Analyze trends in rankings, impressions, and queries via Google Search Console to identify optimization opportunities and indexation issues. If you are tracking your keywords and noting any substantial changes, then you can tell if/when an indexation issue arises.
Did a keyword that you typically rank highly for drop off within the search engine results pages (SERPs)? Chances are you have an indexation issue or you could potentially be a victim of Google’s algorithm updates.
You cannot judge a proper SEO strategy without tracking organic search performance. There are several keyword rankings and audit tools available for these types of tracking. At Digital Strike -Targeted Marketing, we like the following:
(FYI: These are great tools for keyword research as well.)
7. Evaluate Your Organic Search Traffic Trends
Throughout the month, you should evaluate traffic trends in Google Analytics to analyze overall search engine performance from a traffic volume standpoint. If there are specific web pages that are seeing an increase in traffic (specifically from organic search), it should go without saying that you’re doing something right. (Good job!)
But what if you’re seeing the opposite? (It’s okay! Take a deep breath.)
Check for any technical SEO issues on important pages first if you’re not seeing the volume as expected. If you’re not the webmaster, your company should consult a digital marketing agency that specializes in SEO.
8. Sculpt Authority with Links
Most digital marketers know the importance of external links/backlinks. But they aren’t the only types of links that matter when it comes to SEO.
Ensure web crawlers know what page is the authority on a given topic and improve authority through internal linking opportunities. Many SEO agencies fail with link building campaigns by not considering the importance of internal links and proper anchor text usage.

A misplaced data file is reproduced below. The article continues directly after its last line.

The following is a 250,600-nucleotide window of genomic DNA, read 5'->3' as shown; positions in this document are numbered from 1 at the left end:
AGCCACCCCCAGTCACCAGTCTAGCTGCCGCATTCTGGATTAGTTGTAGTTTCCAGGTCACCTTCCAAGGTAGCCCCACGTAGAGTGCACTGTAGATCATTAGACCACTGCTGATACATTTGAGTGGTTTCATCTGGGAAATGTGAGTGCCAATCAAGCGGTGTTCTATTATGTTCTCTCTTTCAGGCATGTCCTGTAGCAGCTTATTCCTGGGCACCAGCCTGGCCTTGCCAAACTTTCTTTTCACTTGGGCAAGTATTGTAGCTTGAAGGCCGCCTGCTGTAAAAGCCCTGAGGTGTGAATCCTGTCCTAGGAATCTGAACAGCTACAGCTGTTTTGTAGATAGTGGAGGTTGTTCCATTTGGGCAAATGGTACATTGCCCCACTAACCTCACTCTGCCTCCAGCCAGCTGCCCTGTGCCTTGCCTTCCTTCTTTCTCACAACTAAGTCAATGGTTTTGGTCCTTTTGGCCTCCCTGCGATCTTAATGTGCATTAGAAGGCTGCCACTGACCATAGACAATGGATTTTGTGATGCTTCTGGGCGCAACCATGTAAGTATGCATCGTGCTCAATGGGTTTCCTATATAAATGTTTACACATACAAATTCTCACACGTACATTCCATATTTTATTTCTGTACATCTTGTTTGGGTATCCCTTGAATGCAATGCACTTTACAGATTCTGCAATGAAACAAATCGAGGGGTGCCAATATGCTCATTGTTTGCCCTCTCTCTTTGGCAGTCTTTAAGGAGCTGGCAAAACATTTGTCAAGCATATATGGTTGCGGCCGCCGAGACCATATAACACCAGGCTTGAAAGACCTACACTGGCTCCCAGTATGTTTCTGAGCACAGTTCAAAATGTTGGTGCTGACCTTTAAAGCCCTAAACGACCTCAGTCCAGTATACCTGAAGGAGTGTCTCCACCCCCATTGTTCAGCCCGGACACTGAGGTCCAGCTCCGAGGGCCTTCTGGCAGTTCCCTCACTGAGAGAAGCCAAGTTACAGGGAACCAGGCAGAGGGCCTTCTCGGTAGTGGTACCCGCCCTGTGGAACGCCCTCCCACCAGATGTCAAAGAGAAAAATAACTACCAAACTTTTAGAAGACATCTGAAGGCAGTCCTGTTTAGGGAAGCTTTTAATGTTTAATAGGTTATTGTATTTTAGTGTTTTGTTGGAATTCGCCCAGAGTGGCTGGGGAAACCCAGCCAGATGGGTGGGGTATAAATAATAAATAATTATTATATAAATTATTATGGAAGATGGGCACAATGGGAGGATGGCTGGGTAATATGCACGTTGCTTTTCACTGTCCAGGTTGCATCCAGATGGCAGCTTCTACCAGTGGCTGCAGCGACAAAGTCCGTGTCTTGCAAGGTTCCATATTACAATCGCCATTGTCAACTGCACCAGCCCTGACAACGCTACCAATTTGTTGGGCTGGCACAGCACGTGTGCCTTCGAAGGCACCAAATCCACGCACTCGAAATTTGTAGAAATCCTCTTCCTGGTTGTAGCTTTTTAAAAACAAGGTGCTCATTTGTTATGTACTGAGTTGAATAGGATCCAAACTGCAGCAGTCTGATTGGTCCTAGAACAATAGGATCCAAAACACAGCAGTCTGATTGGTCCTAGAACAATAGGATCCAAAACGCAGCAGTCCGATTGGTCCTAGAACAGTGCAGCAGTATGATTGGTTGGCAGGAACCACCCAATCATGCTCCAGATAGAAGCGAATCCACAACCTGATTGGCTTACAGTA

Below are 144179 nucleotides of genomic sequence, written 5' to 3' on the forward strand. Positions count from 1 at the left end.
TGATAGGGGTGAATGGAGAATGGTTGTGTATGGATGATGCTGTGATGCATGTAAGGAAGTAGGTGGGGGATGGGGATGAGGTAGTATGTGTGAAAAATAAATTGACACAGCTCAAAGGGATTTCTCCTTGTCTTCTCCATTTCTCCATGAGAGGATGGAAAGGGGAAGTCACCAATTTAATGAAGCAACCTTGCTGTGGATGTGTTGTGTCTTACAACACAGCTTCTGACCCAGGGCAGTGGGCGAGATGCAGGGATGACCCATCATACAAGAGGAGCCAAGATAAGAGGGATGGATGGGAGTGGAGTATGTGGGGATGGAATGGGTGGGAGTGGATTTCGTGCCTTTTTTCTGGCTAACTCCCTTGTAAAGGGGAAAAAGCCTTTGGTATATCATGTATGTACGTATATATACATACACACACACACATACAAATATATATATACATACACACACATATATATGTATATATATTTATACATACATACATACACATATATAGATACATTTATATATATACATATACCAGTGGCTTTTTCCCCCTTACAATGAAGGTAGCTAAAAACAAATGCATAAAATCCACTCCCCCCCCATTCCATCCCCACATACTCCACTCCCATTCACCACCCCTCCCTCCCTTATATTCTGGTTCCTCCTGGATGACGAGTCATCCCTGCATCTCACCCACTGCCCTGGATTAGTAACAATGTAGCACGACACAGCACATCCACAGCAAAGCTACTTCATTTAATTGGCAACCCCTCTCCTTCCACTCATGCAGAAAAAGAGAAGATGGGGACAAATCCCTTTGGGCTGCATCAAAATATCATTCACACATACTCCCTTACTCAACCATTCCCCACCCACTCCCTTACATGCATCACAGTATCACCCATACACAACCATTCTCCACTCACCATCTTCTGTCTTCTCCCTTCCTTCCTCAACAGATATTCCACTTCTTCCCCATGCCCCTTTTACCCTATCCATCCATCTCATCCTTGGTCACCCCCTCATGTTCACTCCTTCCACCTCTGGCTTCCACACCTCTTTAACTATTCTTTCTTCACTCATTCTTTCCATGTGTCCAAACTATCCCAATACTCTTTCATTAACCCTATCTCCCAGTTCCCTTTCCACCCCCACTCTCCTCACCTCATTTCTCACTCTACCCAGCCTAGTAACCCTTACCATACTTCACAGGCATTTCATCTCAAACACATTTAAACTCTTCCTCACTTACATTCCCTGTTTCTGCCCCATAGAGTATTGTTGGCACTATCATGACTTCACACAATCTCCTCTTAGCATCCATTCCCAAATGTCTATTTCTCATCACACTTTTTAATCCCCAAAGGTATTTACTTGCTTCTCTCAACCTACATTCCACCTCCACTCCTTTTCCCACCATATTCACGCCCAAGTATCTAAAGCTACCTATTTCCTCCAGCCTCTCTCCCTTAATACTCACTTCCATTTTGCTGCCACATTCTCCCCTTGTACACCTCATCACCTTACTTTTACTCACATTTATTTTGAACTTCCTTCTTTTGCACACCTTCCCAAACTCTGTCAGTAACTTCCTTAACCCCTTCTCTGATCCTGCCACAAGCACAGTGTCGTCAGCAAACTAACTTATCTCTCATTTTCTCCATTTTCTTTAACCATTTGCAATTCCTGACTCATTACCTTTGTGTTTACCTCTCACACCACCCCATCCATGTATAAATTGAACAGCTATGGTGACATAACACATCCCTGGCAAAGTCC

If you want a particular page to rank highly in the search engine rankings you need to mold the authority by strategically placing internal links that point from other highly authoritative pages on your website to similar topical content you have. Boosting your homepage’s authority is a great first start for increasing organic traffic, for example. Do so by having different pages on your website point to your homepage… and have relevant links (with keyword-rich anchor text) to those pages as well. This practice helps you create a healthy ecosystem of interlinking on your website that shows search platforms your site is robust and should therefore rank higher in SERPs.
9. Use Social Media
Don’t roll your eyes at us.
For starters, using social media to push your content helps increase organic traffic, brand awareness, and creates backlinks to your website (both through the link you share in your original post and any shares you get from followers). Additionally, platforms like Google even crawl certain social media sites like Facebook, meaning that a well-optimized and popular Facebook post could show up in Google SERPs.
So don’t let your social media marketing strategy fall to the wayside or think of it as a completely separate enterprise from SEO.
10. Prioritize the Mobile Version of Your Site Over the Desktop Version
More and more people are forgoing desktops to perform searches. Now, the majority of people use mobile devices to conduct searches. That is why Google actually uses mobile-first indexing practices (aka Google prioritizes mobile versions of your site for search and indexing purposes).
One quick way to see if your site is friendly for mobile users? Use Google’s Mobile-Friendly Test tool.
11. Run Site Speed/Page Load Time Tests
It should come as no surprise that Google and other search platforms consider website speed to be an important SERP ranking factor.
A slow page load time typically insinuates a poor user experience, and search platforms are all about serving the best user experience (more on that below). How slow is too slow? More than three seconds, according to Google research.
That means you need to keep your site and page load speeds at or below three seconds to reduce the likelihood of high bounce rates. You should evaluate load times both independently and against the competition. This approach means you can better determine if improving site speed should be on your priority list.